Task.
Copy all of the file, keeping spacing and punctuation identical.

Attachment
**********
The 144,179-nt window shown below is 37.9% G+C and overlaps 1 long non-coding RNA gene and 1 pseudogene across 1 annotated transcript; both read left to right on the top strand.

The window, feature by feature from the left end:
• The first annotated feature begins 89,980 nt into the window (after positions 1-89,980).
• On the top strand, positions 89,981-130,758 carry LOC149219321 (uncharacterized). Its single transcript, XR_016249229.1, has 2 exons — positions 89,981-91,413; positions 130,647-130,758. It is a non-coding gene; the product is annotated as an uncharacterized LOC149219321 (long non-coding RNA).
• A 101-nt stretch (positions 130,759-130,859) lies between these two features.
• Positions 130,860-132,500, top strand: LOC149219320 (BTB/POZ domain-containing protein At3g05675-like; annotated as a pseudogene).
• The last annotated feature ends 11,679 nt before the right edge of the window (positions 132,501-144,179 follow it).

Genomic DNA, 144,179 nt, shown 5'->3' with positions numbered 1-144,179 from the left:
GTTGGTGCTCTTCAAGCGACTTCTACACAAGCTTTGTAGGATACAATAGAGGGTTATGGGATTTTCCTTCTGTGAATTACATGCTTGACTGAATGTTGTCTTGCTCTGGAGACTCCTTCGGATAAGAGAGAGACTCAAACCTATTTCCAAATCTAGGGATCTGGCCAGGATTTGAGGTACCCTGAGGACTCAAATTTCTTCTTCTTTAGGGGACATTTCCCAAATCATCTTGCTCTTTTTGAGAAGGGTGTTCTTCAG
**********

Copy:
The 144,179-nt window shown below is 37.9% G+C and overlaps 1 long non-coding RNA gene and 1 pseudogene across 1 annotated transcript; both read left to right on the top strand.

The window, feature by feature from the left end:
• The first annotated feature begins 89,980 nt into the window (after positions 1-89,980).
• On the top strand, positions 89,981-130,758 carry LOC149219321 (uncharacterized). Its single transcript, XR_016249229.1, has 2 exons — positions 89,981-91,413; positions 130,647-130,758. It is a non-coding gene; the product is annotated as an uncharacterized LOC149219321 (long non-coding RNA).
• A 101-nt stretch (positions 130,759-130,859) lies between these two features.
• Positions 130,860-132,500, top strand: LOC149219320 (BTB/POZ domain-containing protein At3g05675-like; annotated as a pseudogene).
• The last annotated feature ends 11,679 nt before the right edge of the window (positions 132,501-144,179 follow it).

Genomic DNA, 144,179 nt, shown 5'->3' with positions numbered 1-144,179 from the left:
GTTGGTGCTCTTCAAGCGACTTCTACACAAGCTTTGTAGGATACAATAGAGGGTTATGGGATTTTCCTTCTGTGAATTACATGCTTGACTGAATGTTGTCTTGCTCTGGAGACTCCTTCGGATAAGAGAGAGACTCAAACCTATTTCCAAATCTAGGGATCTGGCCAGGATTTGAGGTACCCTGAGGACTCAAATTTCTTCTTCTTTAGGGGACATTTCCCAAATCATCTTGCTCTTTTTGAGAAGGGTGTTCTTCAG